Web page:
Posts Tagged ‘abdominal aortic aneurysm’

Title 47, a pulsatile mass in the abdomen, a conversation in Spanish, and a lecture on snowy owls

July 14, 2010


Consider that whitest of fowl

Whose scream sure isn’t a growl

     Avoiding conjecture

     I went to a lecture

About the North Slope’s famed snowy owl

All patient information in this post was included with the permission of the patient.

Because schizophrenia exists worldwide, all cultures have a mechanism to deal with people who act irrationally.  No two states have the same laws;  the phrase “danger to him/herself or others” recurs frequently. 

Alaska’s physical realities do not permit such leniency; those whose thought processes are clearly out of control warrant safe placement because of carnivores and a hostile climate.

Our morning conference featured a long discussion of Title 47, the state law that deals with involuntary commitment.

Later in the day a person came in with pain in the top middle part of the abdomen, just below the ribs, where I could feel an apparently enlarged aorta.

An aneurysm happens when an artery becomes more like a water balloon than a garden hose; the larger the aneurysm the greater the chance of rupture.  If the aorta, the largest blood vessel in the chest and abdomen, develops an aneurysm and the aneurysm ruptures, the patient usually dies.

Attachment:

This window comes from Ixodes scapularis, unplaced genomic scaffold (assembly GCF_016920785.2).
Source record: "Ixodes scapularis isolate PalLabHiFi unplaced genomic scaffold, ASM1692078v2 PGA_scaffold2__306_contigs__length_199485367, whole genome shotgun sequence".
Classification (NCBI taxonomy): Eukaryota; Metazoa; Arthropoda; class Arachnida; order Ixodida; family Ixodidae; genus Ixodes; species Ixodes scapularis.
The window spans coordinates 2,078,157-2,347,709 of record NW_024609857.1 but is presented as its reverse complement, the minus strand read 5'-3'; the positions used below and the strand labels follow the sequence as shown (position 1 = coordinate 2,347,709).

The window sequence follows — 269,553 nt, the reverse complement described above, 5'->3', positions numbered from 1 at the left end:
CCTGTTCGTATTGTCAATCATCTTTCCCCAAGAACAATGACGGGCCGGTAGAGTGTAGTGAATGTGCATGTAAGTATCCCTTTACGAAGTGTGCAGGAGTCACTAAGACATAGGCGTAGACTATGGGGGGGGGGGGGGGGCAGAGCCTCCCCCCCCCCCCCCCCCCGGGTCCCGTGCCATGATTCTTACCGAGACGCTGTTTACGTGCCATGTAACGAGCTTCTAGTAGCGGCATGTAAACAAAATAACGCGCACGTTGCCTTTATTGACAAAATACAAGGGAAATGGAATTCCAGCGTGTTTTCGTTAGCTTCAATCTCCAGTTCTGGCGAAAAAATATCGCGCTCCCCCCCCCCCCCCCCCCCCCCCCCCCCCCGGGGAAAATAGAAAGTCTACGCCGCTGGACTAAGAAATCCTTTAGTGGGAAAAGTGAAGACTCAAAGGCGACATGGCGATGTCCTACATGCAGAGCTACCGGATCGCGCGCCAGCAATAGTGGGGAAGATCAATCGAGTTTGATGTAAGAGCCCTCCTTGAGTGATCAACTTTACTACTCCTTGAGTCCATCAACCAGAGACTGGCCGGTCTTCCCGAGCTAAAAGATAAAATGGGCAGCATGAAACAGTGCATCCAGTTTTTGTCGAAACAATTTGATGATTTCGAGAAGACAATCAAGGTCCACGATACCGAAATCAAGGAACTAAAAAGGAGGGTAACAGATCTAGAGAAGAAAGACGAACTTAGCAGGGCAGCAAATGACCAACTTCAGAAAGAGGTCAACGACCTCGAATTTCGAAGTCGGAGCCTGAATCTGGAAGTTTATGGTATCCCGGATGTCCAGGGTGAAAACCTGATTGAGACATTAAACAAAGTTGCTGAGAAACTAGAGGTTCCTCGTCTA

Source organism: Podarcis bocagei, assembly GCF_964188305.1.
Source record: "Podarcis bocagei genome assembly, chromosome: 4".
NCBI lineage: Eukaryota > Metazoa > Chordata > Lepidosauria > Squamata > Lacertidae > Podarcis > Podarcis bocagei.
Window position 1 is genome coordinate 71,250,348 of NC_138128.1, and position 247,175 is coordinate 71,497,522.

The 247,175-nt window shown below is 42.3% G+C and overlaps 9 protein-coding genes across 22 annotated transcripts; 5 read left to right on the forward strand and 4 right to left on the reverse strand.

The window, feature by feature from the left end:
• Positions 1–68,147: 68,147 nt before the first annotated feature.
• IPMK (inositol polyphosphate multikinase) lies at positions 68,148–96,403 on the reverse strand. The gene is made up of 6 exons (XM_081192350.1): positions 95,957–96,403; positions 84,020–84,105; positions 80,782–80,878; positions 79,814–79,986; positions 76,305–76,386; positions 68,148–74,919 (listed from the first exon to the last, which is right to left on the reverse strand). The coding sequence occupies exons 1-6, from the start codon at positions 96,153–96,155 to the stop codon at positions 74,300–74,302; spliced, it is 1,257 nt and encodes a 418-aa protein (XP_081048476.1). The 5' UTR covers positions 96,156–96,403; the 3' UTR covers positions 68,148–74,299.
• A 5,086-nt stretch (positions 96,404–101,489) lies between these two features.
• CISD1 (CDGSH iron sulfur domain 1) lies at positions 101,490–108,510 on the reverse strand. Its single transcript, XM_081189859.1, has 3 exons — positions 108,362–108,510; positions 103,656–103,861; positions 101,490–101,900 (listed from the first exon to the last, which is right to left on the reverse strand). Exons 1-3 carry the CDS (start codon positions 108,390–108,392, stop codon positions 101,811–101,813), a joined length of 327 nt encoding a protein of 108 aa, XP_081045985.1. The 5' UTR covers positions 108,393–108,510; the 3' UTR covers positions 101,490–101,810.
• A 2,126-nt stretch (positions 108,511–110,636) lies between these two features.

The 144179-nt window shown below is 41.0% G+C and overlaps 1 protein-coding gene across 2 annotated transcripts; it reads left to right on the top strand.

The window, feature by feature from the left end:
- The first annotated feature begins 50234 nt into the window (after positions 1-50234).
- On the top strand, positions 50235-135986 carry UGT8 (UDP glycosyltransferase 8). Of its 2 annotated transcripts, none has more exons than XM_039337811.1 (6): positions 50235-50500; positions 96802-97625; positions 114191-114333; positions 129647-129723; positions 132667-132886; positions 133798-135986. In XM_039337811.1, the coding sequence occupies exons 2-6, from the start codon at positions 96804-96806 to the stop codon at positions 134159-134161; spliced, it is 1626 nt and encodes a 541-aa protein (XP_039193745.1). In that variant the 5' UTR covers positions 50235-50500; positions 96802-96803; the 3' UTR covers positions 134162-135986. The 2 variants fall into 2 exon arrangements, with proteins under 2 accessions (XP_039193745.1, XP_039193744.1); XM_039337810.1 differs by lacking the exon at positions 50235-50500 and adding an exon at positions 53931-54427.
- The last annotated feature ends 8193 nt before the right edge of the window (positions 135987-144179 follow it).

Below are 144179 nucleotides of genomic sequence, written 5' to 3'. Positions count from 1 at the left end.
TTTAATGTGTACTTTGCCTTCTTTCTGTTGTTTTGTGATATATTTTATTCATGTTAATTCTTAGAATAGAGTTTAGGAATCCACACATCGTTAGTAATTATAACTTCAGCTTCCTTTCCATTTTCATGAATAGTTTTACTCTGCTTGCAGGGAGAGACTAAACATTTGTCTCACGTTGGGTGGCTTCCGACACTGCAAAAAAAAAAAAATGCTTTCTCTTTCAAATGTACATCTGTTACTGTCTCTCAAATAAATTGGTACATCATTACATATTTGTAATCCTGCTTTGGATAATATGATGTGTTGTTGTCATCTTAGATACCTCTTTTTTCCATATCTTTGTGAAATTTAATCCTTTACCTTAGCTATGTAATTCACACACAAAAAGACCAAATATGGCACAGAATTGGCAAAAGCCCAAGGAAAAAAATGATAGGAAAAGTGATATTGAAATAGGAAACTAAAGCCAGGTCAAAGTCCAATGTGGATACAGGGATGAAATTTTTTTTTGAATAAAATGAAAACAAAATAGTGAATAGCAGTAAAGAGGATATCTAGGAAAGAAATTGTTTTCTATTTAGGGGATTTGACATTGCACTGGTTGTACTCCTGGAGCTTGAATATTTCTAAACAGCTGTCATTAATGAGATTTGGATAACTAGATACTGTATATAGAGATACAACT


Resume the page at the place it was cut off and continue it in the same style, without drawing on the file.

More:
Ultrasound makes the diagnosis, surgery cures the problem. 

With one ultrasound machine and tech for an area the size of Minnesota, I had to scurry to bump another patient off the ultrasound schedule.

The Medevac planes are still out of commission.

I attended a Mexican patient whose last name was not at all Hispanic.  I showed off my Spanish and put the patient at ease.  I hadn’t realized how much I missed speaking Spanish.

A  lot of people from tropical countries moved from the Caribbean or the South Pacific or Florida right to the most Arctic place in the country.  They never complain about the cold.

The ultrasound was OK, I was able to reassure the patient with the tummy ache and diagnose a much more prosaic problem.

At seven in the evening I went to the Heritage center, next to the library.  I walked past the Arctic Ocean crashing onto the ice on the shore, the wind at my back, to a lecture about snowy owls.  Most of the people in the audience were young non-Inuit.  The lecturer has been coming from Montana to Barrow to research owls for nineteen years, and spoke with a Boston accent.

They are very large birds.  They kill snow geese and Arctic foxes on a routine basis; aggressively protective males attack human researchers approaching the nest.  Their favorite prey is the lemming.  Once the females have eggs, they scream loudly to the male for food, all summer.  A physically aggressive male and a loudly screaming female have the best chance of successfully rearing young.  The females are bigger than the males.  Males are pure white, females have bars and spots and look like dirty, melting snow.  Owls banded near Barrow travel from eastern Canada to Siberia. The Russians trap them for their eyeballs, which are marketed as an aphrodisiac.  

Walking back, the fifteen mile per hour wind was in my face, and I still need the long johns.  Last summer was much warmer here.